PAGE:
Monday, August 29, 2016

Review: Harry Potter and the Cursed Child by J.K. Rowling, John Tiffany, & Jack Thorne

Harry Potter and the Cursed Child by J.K. Rowling, John Tiffany, & Jack Thorne
Harry Potter and the Cursed Child (Harry Potter #8)
By J.K. Rowling, John Tiffany, & Jack Thorne
Arthur A. Levine Books
Format: Hardcover
Source: Purchased

Review: Oh man—I don’t know if I’ve ever been more daunted by the prospect of writing a review. I mean, this is Harry Potter. Thanks to my fantastic failure at rereading the series since I started blogging, I’ve never reviewed any of the HP books until now. I wasn’t even going to write a review of Cursed Child, especially since I hadn’t reviewed any of the novels. I thought I might write something about Cursed Child for the blog for next year’s Harry Potter Month event, but now that I’ve finished reading it, I’m finding that I need to talk through my feelings a bit. Now. And in the form of a review.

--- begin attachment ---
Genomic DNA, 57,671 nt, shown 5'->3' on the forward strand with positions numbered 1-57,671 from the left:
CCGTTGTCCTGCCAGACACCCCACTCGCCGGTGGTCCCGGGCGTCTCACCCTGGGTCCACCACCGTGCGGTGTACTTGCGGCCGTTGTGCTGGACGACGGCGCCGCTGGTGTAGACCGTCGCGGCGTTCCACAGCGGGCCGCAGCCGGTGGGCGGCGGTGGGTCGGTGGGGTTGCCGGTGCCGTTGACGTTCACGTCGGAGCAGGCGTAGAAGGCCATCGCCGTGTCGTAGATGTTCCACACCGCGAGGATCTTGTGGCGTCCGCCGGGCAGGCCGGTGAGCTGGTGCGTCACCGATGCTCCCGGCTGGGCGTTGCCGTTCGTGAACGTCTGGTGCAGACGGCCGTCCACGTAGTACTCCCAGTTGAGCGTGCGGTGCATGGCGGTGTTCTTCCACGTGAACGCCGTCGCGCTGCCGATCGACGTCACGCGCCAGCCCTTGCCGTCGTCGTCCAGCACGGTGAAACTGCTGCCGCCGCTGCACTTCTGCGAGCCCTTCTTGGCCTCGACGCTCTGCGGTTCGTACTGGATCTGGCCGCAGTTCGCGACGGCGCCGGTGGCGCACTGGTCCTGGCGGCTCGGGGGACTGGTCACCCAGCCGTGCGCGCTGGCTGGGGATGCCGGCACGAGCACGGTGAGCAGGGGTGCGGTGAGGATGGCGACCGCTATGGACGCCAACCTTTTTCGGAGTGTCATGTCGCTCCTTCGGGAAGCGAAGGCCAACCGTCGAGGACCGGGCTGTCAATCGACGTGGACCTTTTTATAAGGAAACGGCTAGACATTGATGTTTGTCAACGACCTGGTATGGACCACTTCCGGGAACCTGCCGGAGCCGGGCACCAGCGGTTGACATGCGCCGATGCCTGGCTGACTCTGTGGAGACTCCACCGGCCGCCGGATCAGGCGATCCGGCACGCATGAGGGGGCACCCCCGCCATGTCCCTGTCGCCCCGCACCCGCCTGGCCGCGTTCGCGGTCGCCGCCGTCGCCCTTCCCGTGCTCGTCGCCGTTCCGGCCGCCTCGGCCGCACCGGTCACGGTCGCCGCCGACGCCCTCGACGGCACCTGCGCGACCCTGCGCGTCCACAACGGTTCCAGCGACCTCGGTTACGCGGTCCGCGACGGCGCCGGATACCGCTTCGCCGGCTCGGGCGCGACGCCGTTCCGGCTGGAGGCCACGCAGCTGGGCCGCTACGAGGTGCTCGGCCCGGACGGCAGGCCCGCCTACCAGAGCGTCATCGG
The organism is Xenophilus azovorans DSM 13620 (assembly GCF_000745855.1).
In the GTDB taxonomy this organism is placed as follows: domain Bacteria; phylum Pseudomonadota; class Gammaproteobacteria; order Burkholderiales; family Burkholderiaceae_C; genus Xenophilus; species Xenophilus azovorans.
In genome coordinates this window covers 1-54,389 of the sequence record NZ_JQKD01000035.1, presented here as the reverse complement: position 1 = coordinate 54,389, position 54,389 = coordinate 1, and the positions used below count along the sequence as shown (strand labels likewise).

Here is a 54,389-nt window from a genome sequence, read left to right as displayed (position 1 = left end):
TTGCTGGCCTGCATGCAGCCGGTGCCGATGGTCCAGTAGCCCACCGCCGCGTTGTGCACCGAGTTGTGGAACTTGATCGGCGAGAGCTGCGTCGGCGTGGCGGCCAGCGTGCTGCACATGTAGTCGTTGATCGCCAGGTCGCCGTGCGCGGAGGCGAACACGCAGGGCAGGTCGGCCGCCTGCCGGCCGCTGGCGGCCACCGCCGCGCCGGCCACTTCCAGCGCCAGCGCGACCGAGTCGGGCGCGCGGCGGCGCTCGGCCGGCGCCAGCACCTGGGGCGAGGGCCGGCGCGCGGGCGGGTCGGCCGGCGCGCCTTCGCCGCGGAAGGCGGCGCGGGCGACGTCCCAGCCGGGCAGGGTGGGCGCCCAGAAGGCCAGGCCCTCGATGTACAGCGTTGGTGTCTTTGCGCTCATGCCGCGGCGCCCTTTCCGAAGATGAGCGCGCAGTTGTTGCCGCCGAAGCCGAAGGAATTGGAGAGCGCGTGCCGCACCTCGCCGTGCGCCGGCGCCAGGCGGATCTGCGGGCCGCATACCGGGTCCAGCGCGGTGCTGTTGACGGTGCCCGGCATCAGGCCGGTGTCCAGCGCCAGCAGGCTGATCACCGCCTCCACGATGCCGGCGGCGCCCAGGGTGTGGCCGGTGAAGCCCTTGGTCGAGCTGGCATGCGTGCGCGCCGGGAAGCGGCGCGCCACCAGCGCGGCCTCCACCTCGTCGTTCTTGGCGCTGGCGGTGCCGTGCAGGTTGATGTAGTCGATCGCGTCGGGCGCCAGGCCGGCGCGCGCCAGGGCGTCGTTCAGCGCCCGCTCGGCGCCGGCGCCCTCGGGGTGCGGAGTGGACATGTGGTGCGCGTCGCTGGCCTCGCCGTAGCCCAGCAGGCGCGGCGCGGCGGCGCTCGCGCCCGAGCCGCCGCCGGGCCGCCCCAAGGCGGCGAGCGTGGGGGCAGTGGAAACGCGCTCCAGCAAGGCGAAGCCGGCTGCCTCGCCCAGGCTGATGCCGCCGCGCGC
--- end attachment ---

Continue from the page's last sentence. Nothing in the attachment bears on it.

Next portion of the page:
Before proceeding, I’d like to beg pardon in advance for my vagueness throughout this review because just about every plot element is a HUGE spoiler. Please also excuse all of the italics; I’m feeling some strong emotions about this one.

Going into both reading and reviewing Cursed Child with anything remotely resembling objectivity was impossible. Again, it’s Harry Potter. I did try not to get hung up on the format and kept in mind that I was reading a script of a play meant to be performed on the stage. It was a bit of an adjustment reading about our beloved trio again because seven novels preceded Cursed Child, but it wasn’t a distraction.